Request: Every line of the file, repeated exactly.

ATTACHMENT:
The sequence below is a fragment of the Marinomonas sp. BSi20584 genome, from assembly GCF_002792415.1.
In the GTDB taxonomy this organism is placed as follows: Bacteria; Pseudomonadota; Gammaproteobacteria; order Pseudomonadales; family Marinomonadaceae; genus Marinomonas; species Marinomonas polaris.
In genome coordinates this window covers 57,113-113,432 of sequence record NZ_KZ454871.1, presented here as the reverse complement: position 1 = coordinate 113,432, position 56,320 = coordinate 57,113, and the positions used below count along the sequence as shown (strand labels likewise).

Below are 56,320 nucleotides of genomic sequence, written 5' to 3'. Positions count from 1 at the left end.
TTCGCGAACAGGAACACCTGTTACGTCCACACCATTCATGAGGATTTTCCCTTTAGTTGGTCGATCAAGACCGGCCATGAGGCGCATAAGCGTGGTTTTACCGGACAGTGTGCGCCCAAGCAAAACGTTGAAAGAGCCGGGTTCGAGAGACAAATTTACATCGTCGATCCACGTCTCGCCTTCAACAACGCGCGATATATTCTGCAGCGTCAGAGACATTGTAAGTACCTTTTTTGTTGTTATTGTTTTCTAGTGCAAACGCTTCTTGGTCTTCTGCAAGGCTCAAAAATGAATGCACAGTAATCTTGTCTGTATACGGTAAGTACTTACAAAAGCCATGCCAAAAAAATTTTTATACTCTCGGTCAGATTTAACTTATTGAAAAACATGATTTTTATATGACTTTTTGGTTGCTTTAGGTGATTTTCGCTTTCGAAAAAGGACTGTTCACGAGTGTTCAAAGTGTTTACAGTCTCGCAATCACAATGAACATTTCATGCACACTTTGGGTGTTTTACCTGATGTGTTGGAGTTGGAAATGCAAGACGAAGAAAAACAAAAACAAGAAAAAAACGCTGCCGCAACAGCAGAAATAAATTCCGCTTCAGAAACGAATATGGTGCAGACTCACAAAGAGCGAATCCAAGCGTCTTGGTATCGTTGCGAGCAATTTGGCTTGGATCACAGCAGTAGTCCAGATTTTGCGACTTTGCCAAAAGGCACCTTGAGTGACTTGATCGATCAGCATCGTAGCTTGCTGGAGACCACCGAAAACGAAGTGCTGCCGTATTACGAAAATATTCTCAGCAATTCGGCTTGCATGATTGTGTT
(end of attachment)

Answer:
The sequence below is a fragment of the Marinomonas sp. BSi20584 genome, from assembly GCF_002792415.1.
In the GTDB taxonomy this organism is placed as follows: Bacteria; Pseudomonadota; Gammaproteobacteria; order Pseudomonadales; family Marinomonadaceae; genus Marinomonas; species Marinomonas polaris.
In genome coordinates this window covers 57,113-113,432 of sequence record NZ_KZ454871.1, presented here as the reverse complement: position 1 = coordinate 113,432, position 56,320 = coordinate 57,113, and the positions used below count along the sequence as shown (strand labels likewise).

Below are 56,320 nucleotides of genomic sequence, written 5' to 3'. Positions count from 1 at the left end.
TTCGCGAACAGGAACACCTGTTACGTCCACACCATTCATGAGGATTTTCCCTTTAGTTGGTCGATCAAGACCGGCCATGAGGCGCATAAGCGTGGTTTTACCGGACAGTGTGCGCCCAAGCAAAACGTTGAAAGAGCCGGGTTCGAGAGACAAATTTACATCGTCGATCCACGTCTCGCCTTCAACAACGCGCGATATATTCTGCAGCGTCAGAGACATTGTAAGTACCTTTTTTGTTGTTATTGTTTTCTAGTGCAAACGCTTCTTGGTCTTCTGCAAGGCTCAAAAATGAATGCACAGTAATCTTGTCTGTATACGGTAAGTACTTACAAAAGCCATGCCAAAAAAATTTTTATACTCTCGGTCAGATTTAACTTATTGAAAAACATGATTTTTATATGACTTTTTGGTTGCTTTAGGTGATTTTCGCTTTCGAAAAAGGACTGTTCACGAGTGTTCAAAGTGTTTACAGTCTCGCAATCACAATGAACATTTCATGCACACTTTGGGTGTTTTACCTGATGTGTTGGAGTTGGAAATGCAAGACGAAGAAAAACAAAAACAAGAAAAAAACGCTGCCGCAACAGCAGAAATAAATTCCGCTTCAGAAACGAATATGGTGCAGACTCACAAAGAGCGAATCCAAGCGTCTTGGTATCGTTGCGAGCAATTTGGCTTGGATCACAGCAGTAGTCCAGATTTTGCGACTTTGCCAAAAGGCACCTTGAGTGACTTGATCGATCAGCATCGTAGCTTGCTGGAGACCACCGAAAACGAAGTGCTGCCGTATTACGAAAATATTCTCAGCAATTCGGCTTGCATGATTGTGTT